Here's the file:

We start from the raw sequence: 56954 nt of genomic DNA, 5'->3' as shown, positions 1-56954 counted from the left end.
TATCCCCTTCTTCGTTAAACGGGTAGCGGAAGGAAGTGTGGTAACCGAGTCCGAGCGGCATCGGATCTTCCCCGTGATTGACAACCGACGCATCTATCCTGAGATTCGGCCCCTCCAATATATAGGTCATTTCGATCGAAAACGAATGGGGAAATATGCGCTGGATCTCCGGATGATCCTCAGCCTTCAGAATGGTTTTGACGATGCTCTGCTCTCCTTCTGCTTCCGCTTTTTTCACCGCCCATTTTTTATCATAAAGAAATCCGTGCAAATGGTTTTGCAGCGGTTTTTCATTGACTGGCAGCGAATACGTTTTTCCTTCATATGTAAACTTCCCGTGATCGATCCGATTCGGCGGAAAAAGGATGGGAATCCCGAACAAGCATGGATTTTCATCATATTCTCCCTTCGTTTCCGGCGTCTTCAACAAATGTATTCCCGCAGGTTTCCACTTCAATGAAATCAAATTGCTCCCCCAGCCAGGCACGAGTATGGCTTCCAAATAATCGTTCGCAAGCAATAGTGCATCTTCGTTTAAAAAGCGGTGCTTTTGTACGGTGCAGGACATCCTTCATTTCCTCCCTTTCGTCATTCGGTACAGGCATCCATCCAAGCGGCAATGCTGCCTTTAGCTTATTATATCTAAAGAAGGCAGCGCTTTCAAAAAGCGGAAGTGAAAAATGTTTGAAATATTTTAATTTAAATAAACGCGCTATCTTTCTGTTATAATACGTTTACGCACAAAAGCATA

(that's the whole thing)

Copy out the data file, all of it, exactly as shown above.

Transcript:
We start from the raw sequence: 56954 nt of genomic DNA, 5'->3' as shown, positions 1-56954 counted from the left end.
TATCCCCTTCTTCGTTAAACGGGTAGCGGAAGGAAGTGTGGTAACCGAGTCCGAGCGGCATCGGATCTTCCCCGTGATTGACAACCGACGCATCTATCCTGAGATTCGGCCCCTCCAATATATAGGTCATTTCGATCGAAAACGAATGGGGAAATATGCGCTGGATCTCCGGATGATCCTCAGCCTTCAGAATGGTTTTGACGATGCTCTGCTCTCCTTCTGCTTCCGCTTTTTTCACCGCCCATTTTTTATCATAAAGAAATCCGTGCAAATGGTTTTGCAGCGGTTTTTCATTGACTGGCAGCGAATACGTTTTTCCTTCATATGTAAACTTCCCGTGATCGATCCGATTCGGCGGAAAAAGGATGGGAATCCCGAACAAGCATGGATTTTCATCATATTCTCCCTTCGTTTCCGGCGTCTTCAACAAATGTATTCCCGCAGGTTTCCACTTCAATGAAATCAAATTGCTCCCCCAGCCAGGCACGAGTATGGCTTCCAAATAATCGTTCGCAAGCAATAGTGCATCTTCGTTTAAAAAGCGGTGCTTTTGTACGGTGCAGGACATCCTTCATTTCCTCCCTTTCGTCATTCGGTACAGGCATCCATCCAAGCGGCAATGCTGCCTTTAGCTTATTATATCTAAAGAAGGCAGCGCTTTCAAAAAGCGGAAGTGAAAAATGTTTGAAATATTTTAATTTAAATAAACGCGCTATCTTTCTGTTATAATACGTTTACGCACAAAAGCATA